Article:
In a Scrum project, the person in the ScrumMaster role is responsible for keeping the project following the Scrum process. Classically, the ScrumMaster isn't a (people) manager and isn't a technical contributor, because Scrum Master can be a full-time job. It's sometimes the case—especially with teams adopting Scrum organically— that it's difficult for teams to justify having a full-time ScrumMaster, so, for better or for worse, someone on the team needs to assume the role in addition to his other responsibilities.
Facilitation roles such as ScrumMaster are often looked upon by organizations as having low value, even though coordination can enable a team to be more productive. On many projects—especially on small, dynamic teams that can benefit greatly from the low-overhead approach of Scrum—a ScrumMaster might be hard to justify. But, without someone fulfilling the role of "shepherd of the agile process," the team will quickly revert to old habits and not benefit from agile. This leaves two choices: hope that the team can adopt a new method organically without filling a ScrumMaster role, or fill the role with someone who already fills a coordination role in the team and who understands Scrum.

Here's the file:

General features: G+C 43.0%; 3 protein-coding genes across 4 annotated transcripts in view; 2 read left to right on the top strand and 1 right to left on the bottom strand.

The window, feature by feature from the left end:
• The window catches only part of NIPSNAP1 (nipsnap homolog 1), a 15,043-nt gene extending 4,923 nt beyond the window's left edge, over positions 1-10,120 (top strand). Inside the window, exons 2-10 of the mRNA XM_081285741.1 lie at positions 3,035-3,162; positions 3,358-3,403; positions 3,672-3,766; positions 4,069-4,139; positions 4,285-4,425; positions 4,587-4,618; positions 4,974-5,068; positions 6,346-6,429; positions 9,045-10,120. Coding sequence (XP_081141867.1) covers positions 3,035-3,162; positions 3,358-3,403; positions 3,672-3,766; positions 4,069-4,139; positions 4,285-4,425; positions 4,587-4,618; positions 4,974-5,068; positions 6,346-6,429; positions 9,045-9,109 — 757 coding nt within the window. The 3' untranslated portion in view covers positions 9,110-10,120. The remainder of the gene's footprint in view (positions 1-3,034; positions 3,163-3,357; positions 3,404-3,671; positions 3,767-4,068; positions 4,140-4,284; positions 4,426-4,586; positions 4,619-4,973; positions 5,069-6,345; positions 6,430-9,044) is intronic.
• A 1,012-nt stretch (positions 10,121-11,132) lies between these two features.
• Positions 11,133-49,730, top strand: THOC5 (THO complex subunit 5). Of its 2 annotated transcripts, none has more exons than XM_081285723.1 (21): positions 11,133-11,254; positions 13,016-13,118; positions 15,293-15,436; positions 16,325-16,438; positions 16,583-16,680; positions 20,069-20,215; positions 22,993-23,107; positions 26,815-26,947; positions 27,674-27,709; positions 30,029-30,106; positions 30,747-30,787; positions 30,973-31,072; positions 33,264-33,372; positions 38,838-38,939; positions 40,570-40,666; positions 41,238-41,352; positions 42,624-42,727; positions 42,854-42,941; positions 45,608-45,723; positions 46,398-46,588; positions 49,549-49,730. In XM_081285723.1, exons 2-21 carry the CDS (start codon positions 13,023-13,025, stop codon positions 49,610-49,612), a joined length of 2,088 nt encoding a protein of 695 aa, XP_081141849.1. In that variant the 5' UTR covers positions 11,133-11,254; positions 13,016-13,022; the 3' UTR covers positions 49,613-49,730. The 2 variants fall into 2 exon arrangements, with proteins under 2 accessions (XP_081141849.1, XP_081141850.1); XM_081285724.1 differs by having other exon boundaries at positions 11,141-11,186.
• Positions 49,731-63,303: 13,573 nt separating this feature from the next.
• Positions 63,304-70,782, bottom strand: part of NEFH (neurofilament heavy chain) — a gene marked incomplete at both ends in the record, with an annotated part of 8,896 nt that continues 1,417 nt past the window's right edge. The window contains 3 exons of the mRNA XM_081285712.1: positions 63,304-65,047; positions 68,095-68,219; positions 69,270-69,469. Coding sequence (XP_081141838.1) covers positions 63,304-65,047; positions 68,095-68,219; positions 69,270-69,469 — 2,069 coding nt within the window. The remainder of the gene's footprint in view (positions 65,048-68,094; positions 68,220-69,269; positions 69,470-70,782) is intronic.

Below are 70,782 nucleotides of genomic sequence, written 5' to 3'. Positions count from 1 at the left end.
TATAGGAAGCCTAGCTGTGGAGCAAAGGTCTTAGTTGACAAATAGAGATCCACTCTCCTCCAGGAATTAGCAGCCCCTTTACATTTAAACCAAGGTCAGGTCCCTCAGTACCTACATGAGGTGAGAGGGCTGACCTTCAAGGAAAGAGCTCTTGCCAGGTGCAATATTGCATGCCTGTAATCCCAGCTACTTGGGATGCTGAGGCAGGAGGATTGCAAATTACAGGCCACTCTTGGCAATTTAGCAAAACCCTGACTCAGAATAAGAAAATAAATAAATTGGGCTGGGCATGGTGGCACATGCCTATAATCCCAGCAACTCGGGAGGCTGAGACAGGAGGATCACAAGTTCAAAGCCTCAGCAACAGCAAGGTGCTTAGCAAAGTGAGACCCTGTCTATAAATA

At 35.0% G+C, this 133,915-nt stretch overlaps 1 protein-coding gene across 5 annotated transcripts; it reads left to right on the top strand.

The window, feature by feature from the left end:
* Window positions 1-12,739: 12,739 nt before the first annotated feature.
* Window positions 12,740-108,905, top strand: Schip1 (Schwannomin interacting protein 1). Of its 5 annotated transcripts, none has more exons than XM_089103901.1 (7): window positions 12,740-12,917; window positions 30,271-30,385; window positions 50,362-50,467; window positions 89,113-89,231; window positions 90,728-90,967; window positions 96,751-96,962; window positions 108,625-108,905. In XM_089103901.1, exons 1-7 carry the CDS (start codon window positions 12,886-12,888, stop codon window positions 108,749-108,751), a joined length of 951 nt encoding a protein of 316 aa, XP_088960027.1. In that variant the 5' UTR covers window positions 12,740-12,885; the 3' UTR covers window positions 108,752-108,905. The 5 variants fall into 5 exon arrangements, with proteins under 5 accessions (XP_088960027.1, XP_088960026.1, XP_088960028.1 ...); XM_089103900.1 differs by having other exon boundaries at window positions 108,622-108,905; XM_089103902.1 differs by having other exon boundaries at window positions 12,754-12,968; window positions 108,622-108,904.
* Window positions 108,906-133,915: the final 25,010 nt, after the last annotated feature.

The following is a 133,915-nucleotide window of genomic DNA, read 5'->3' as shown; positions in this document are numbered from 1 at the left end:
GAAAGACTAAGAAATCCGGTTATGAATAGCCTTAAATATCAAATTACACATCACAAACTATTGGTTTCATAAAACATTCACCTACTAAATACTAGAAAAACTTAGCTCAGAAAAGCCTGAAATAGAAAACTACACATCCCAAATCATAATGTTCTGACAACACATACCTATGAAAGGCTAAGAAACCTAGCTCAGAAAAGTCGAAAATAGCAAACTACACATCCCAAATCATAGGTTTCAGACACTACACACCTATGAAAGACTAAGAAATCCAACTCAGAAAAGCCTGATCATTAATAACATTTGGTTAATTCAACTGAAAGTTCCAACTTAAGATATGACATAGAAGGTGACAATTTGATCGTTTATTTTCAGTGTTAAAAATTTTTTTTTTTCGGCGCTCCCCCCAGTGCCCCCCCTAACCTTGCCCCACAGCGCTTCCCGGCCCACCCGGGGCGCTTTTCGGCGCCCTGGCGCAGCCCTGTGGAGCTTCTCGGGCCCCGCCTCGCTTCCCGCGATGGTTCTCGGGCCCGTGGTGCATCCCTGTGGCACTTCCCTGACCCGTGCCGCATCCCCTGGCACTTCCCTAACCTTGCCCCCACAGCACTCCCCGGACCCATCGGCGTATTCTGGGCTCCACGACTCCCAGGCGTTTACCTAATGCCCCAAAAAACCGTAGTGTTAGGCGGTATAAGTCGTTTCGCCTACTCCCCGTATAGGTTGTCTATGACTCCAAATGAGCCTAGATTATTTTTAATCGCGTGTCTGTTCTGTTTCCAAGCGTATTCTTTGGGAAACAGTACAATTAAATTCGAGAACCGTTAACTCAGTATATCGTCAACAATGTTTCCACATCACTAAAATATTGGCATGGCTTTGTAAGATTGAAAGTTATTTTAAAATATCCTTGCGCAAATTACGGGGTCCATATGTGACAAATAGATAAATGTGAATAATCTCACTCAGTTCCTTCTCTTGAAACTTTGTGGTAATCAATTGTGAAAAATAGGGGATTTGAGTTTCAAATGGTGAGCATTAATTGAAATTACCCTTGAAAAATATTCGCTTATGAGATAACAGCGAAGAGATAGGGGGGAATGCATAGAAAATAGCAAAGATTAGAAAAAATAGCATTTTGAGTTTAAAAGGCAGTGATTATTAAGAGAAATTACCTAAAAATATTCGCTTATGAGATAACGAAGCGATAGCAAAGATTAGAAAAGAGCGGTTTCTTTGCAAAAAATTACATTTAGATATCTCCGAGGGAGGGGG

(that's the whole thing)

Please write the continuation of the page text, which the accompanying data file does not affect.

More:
One option is to have a manager fill the role, since a manager’s role generally encompasses both the tracking and facilitation roles. Having a manager perform the role can be problematic, as people-management responsibility conflicts with the ScrumMaster's role of removing roadblocks to a team’s self-organizing, as Johanna Rothman has discussed.
Since the manager is often not the right person to fill the ScrumMaster role, another option is to use a technical leader or contributor. Mixing technical contributor and ScrumMaster roles, while a challenge and contrary to good practice, can work and can even work well if you are aware of and address the issues of this mixed-role structure.